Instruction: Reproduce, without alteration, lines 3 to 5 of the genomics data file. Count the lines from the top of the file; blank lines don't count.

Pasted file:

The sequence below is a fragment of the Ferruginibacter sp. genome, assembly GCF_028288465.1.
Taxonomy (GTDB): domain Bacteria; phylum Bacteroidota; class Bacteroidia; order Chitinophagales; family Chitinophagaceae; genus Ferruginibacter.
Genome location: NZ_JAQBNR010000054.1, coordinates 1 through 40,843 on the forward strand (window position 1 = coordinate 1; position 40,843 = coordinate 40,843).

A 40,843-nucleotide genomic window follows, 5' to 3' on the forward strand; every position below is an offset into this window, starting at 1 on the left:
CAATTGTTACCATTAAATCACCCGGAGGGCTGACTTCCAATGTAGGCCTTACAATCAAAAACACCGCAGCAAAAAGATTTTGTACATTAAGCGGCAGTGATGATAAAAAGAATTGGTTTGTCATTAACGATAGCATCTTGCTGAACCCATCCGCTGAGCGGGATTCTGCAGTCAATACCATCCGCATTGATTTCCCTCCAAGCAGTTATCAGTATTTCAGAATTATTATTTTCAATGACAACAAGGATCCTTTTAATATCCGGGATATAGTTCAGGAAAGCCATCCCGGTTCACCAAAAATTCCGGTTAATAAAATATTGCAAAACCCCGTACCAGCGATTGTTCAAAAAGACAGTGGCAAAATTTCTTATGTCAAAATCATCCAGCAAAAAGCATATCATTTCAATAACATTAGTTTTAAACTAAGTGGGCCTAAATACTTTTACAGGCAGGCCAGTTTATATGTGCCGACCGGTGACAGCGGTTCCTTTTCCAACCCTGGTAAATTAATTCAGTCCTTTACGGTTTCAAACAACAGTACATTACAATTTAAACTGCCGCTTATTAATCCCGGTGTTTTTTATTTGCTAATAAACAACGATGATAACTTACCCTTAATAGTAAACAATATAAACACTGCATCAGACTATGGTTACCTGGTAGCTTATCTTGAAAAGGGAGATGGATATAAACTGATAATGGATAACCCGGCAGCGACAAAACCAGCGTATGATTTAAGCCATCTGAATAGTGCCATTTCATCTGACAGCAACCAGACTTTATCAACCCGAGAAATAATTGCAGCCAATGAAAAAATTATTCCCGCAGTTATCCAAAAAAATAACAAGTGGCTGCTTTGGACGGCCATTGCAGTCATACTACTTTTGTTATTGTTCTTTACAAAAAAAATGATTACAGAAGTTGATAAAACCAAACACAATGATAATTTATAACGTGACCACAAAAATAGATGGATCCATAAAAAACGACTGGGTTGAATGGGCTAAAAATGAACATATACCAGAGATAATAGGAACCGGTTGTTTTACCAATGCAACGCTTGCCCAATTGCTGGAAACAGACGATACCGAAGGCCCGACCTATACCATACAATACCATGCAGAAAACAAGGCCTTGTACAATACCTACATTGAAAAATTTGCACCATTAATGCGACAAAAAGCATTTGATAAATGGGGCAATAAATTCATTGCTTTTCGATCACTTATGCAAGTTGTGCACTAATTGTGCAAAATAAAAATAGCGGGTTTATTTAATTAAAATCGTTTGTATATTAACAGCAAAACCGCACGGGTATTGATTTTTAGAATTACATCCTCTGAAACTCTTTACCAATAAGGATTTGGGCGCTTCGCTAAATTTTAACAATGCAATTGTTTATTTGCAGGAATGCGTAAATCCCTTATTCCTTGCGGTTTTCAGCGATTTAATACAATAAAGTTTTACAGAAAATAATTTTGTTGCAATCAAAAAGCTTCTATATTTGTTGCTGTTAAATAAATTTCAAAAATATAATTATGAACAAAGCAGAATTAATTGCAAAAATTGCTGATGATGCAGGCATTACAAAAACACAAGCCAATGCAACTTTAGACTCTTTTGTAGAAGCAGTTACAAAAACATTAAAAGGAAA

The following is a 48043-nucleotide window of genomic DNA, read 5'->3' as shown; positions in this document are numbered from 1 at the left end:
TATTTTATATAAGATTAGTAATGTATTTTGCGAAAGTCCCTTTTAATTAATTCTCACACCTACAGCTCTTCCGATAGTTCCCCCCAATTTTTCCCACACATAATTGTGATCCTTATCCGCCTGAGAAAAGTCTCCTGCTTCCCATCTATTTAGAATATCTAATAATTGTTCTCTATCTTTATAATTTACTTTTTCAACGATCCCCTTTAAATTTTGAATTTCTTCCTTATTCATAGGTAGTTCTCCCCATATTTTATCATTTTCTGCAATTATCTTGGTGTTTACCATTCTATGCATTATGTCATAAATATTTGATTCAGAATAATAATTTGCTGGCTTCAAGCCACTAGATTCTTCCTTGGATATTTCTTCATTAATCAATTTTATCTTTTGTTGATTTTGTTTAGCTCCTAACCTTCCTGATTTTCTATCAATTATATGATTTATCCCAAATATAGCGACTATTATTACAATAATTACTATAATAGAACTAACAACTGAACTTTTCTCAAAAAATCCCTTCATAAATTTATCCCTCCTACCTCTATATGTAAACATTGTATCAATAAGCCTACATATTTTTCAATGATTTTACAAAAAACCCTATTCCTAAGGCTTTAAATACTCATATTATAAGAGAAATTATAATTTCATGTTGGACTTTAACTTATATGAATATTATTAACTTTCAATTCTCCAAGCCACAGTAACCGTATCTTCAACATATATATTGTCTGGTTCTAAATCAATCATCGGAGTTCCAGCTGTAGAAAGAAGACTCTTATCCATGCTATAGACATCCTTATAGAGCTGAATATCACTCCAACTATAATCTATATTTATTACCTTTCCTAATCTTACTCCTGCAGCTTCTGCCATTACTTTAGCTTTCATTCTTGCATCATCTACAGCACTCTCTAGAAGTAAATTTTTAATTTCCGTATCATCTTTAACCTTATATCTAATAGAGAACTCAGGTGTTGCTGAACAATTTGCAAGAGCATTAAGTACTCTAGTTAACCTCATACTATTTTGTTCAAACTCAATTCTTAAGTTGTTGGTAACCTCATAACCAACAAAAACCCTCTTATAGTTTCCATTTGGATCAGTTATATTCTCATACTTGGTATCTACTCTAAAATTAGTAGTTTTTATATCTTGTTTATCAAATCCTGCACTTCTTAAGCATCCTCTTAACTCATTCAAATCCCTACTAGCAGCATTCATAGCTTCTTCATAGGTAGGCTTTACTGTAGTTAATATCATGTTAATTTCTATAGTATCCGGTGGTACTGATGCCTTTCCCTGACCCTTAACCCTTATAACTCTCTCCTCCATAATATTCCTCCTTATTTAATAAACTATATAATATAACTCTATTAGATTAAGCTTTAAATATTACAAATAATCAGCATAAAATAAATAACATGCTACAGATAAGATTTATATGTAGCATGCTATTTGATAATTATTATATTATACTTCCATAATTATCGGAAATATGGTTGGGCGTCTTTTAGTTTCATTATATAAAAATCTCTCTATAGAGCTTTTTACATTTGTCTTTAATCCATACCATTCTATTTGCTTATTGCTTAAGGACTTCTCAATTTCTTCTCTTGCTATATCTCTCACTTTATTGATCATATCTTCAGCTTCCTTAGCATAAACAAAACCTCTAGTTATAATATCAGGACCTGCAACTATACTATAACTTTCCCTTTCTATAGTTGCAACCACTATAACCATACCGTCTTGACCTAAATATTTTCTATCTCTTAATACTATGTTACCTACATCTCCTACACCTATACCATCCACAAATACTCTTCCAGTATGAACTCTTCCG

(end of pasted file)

Genome location: NZ_JAQBNR010000054.1, coordinates 1 through 40,843 on the forward strand (window position 1 = coordinate 1; position 40,843 = coordinate 40,843).

A 40,843-nucleotide genomic window follows, 5' to 3' on the forward strand; every position below is an offset into this window, starting at 1 on the left:
CAATTGTTACCATTAAATCACCCGGAGGGCTGACTTCCAATGTAGGCCTTACAATCAAAAACACCGCAGCAAAAAGATTTTGTACATTAAGCGGCAGTGATGATAAAAAGAATTGGTTTGTCATTAACGATAGCATCTTGCTGAACCCATCCGCTGAGCGGGATTCTGCAGTCAATACCATCCGCATTGATTTCCCTCCAAGCAGTTATCAGTATTTCAGAATTATTATTTTCAATGACAACAAGGATCCTTTTAATATCCGGGATATAGTTCAGGAAAGCCATCCCGGTTCACCAAAAATTCCGGTTAATAAAATATTGCAAAACCCCGTACCAGCGATTGTTCAAAAAGACAGTGGCAAAATTTCTTATGTCAAAATCATCCAGCAAAAAGCATATCATTTCAATAACATTAGTTTTAAACTAAGTGGGCCTAAATACTTTTACAGGCAGGCCAGTTTATATGTGCCGACCGGTGACAGCGGTTCCTTTTCCAACCCTGGTAAATTAATTCAGTCCTTTACGGTTTCAAACAACAGTACATTACAATTTAAACTGCCGCTTATTAATCCCGGTGTTTTTTATTTGCTAATAAACAACGATGATAACTTACCCTTAATAGTAAACAATATAAACACTGCATCAGACTATGGTTACCTGGTAGCTTATCTTGAAAAGGGAGATGGATATAAACTGATAATGGATAACCCGGCAGCGACAAAACCAGCGTATGATTTAAGCCATCTGAATAGTGCCATTTCATCTGACAGCAACCAGACTTTATCAACCCGAGAAATAATTGCAGCCAATGAAAAAATTATTCCCGCAGTTATCCAAAAAAATAACAAGTGGCTGCTTTGGACGGCCATTGCAGTCATACTACTTTTGTTATTGTTCTTTACAAAAAAAATGATTACAGAAGTTGATAAAACCAAACACAATGATAATTTATAACGTGACCACAAAAATAGATGGATCCATAAAAAACGACTGGGTTGAATGGGCTAAAAATGAACATATACCAGAGATAATAGGAACCGGTTGTTTTACCAATGCAACGCTTGCCCAATTGCTGGAAACAGACGATACCGAAGGCCCGACCTATACCATACAATACCATGCAGAAAACAAGGCCTTGTACAATACCTACATTGAAAAATTTGCACCATTAATGCGACAAAAAGCATTTGATAAATGGGGCAATAAATTCATTGCTTTTCGATCACTTATGCAAGTTGTGCACTAATTGTGCAAAATAAAAATAGCGGGTTTATTTAATTAAAATCGTTTGTATATTAACAGCAAAACCGCACGGGTATTGATTTTTAGAATTACATCCTCTGAAACTCTTTACCAATAAGGATTTGGGCGCTTCGCTAAATTTTAACAATGCAATTGTTTATTTGCAGGAATGCGTAAATCCCTTATTCCTTGCGGTTTTCAGCGATTTAATACAATAAAGTTTTACAGAAAATAATTTTGTTGCAATCAAAAAGCTTCTATATTTGTTGCTGTTAAATAAATTTCAAAAATATAATTATGAACAAAGCAGAATTAATTGCAAAAATTGCTGATGATGCAGGCATTACAAAAACACAAGCCAATGCAACTTTAGACTCTTTTGTAGAAGCAGTTACAAAAACATTAAAAGGAAA